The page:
Close to 500 Christians demonstrated with communal prayer and Bible reading in front of the Finnish Embassy in Budapest on the 29th of August. The participants of the action stood for the former Finnish Interior Minister Päivi Räsänen, who is accused of incitement against a minority group.
The demonstration in support of the Finnish Christian Democrat politician was organised by Sára Kulifai, foreign affairs columnist for Hetek.
In a leaflet attached to the event, Sára Kulifai wrote that the MEP was taken to court for "quoting the words of the Apostle Paul from the Bible on homosexuality" in connection with the Finnish Evangelical Church's stand for Pride.
The former head of the Finnish Interior Ministry is also facing trial in two other cases:
- a 2004 pamphlet she wrote about "people created male and female by God",
- and for comments she made on a 2018 talk show entitled "What did Jesus think about homosexuality?"
Päivi Räsänen was acquitted by the court in March this year at first instance, but the trial continued following an appeal by the Finnish Attorney General.
Participants in Tuesday's demonstration in Budapest wanted to hand a Bible to the Finnish ambassador, but were told that no one was in the building and the embassy was closed, so the scripture was placed in the mailbox. The organisers wanted to draw attention to the fact that the Bible is the common foundation of Finnish and Hungarian Christian culture.
Máté Kulifai, the editor of Hetek, said at the demonstration that they wanted to stand up not only for Päivi Räsänen, but also for all persecuted Christians, because Christianity is "the most persecuted minority in the world today".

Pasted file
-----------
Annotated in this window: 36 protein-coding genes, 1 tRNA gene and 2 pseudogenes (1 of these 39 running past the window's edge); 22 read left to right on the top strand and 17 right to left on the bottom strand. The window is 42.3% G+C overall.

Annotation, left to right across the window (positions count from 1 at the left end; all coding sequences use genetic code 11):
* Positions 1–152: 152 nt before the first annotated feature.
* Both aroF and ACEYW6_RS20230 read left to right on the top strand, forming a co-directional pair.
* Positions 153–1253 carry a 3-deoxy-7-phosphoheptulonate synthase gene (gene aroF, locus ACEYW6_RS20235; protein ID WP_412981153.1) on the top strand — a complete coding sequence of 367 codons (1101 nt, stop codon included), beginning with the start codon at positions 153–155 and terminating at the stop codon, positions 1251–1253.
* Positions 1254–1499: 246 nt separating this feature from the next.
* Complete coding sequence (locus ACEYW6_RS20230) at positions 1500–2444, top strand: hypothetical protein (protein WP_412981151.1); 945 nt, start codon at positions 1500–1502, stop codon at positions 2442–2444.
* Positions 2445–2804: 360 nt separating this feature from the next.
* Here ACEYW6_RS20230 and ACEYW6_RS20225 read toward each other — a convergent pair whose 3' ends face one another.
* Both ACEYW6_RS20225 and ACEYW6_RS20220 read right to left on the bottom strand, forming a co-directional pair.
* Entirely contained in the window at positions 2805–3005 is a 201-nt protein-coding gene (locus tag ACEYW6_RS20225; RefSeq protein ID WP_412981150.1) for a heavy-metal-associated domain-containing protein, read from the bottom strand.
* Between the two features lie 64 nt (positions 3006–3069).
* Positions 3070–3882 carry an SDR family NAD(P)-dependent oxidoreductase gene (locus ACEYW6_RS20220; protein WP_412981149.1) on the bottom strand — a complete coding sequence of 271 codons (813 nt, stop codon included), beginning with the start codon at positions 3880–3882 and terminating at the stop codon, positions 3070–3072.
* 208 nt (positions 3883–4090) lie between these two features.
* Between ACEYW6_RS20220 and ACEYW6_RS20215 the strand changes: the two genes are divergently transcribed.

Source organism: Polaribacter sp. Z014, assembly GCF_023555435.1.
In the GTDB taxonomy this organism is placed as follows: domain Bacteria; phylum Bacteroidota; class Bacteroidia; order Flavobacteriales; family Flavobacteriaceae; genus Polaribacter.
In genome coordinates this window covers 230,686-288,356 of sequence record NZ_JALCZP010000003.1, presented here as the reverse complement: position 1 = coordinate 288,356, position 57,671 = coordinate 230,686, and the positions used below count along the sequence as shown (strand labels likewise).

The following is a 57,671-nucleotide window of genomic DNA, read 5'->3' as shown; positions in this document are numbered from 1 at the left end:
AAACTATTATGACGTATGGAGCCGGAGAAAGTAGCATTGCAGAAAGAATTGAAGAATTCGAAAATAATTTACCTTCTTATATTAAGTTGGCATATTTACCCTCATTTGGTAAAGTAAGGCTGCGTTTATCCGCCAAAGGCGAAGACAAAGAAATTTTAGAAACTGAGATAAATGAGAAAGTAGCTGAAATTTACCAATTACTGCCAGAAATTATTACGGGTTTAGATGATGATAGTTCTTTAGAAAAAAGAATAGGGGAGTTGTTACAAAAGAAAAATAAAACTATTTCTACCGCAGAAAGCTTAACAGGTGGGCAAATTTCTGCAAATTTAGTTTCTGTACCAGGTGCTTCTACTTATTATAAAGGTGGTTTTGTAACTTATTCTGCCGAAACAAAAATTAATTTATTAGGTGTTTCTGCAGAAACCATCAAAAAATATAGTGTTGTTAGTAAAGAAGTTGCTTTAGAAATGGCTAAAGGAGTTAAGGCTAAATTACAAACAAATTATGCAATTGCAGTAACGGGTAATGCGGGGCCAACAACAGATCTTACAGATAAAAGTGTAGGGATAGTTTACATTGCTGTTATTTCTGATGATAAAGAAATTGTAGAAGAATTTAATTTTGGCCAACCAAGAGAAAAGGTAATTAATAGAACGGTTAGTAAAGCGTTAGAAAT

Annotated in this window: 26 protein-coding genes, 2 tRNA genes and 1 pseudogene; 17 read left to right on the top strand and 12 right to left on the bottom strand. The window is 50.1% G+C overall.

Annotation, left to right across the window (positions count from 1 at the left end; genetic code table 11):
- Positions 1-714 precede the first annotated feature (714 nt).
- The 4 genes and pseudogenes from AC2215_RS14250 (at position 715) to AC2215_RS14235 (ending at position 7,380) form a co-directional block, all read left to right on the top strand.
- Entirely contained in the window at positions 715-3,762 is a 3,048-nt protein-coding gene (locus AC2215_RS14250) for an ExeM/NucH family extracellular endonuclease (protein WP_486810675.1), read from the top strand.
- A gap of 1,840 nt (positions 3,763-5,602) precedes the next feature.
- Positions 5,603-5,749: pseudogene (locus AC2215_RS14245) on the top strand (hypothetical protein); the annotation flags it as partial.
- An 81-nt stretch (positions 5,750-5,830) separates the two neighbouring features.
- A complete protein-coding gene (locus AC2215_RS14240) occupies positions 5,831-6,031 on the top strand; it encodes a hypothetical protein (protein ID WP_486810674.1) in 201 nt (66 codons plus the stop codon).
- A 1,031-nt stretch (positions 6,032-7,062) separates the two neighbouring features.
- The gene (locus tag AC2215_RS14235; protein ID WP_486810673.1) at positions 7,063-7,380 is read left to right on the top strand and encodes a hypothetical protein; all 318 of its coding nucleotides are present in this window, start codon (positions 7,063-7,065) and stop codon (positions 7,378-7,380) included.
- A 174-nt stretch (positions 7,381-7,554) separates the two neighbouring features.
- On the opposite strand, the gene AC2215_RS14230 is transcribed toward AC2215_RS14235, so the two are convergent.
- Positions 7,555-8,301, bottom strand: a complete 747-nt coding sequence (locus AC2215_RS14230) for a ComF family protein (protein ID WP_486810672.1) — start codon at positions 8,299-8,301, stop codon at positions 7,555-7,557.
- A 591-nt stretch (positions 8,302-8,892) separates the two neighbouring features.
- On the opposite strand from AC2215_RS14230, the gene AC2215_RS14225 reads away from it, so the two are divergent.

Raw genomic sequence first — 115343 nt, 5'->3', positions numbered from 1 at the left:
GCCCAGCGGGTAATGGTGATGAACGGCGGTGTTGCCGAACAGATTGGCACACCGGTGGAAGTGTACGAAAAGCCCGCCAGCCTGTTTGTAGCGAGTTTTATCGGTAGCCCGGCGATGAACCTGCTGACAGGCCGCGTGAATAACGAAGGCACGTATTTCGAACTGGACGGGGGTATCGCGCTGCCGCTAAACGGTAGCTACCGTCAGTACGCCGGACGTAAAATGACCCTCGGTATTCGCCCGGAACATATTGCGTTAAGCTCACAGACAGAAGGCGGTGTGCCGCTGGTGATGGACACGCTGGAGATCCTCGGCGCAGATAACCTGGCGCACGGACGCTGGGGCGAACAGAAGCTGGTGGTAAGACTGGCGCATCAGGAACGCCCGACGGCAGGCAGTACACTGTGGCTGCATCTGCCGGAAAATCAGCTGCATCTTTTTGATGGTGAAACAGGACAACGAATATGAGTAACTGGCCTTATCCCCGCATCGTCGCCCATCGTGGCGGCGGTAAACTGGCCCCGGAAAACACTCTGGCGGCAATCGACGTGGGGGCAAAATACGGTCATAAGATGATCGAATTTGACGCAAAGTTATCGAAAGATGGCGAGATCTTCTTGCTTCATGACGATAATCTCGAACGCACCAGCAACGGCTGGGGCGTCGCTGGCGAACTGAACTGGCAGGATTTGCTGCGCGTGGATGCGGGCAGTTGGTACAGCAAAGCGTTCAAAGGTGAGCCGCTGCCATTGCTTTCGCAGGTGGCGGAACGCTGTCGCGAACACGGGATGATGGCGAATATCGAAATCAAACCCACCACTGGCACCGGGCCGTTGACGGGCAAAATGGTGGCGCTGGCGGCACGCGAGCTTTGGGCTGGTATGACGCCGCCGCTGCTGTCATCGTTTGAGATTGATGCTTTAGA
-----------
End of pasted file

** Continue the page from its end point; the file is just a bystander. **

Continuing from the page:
"the Christian faith cannot be ghettoised".
At the end of the event, the Christian demonstrators, who filled almost the entire street in front of the Finnish Embassy in Budapest, recited the Lord's Prayer together.
Almost immediately after the end of the trial, the phone rang with Sára Kulifai, columnist of Hetek and organiser of the Bible reading action in front of the Finnish Embassy in Budapest. On the other end of the line was Päivi Räsänen, who felt it was important to personally thank the Hungarians who stood up for her after two days of exhausting trials.
"Thank you very much for your support, it was very encouraging to see the pictures of the demonstration. It made our news... it made me very happy."
- she said.
Päivi stressed that she felt that his case was not just about her, but that she and many other people felt that if such speeches could be prosecuted, it would put freedom of speech and freedom of religion at risk, not only in Finland but also in Europe. That is why she feels this is a historic case.
Asked how she felt after the hearings, she said she was relieved, but also satisfied and happy looking back at the hearings, because she felt she had been able to defend her rights and fundamental freedoms, including the right to express his faith and to represent the Bible.
"I was able to share the good news of the Gospel and of Jesus in court, and this was carried into Finnish homes thanks to live streaming. I am grateful for that."
- she added.
The verdict is expected until the 30th of November.
At the end of the interview, Päivi thanked all the kind words of encouragement from Hungary, but especially the prayers for her.
"I am very grateful for all the prayers! I believe that when God leads people to pray for Finland and for this cause, He is planning something good, He is preparing something good."
- she pointed out, adding:
"It is great to experience that we are all like one big family, with Christian brothers and sisters all over the world. Please pass on my greetings and thanks to all who prayed. It is very humbling to have people praying for me whom I have never met. I am very humbled."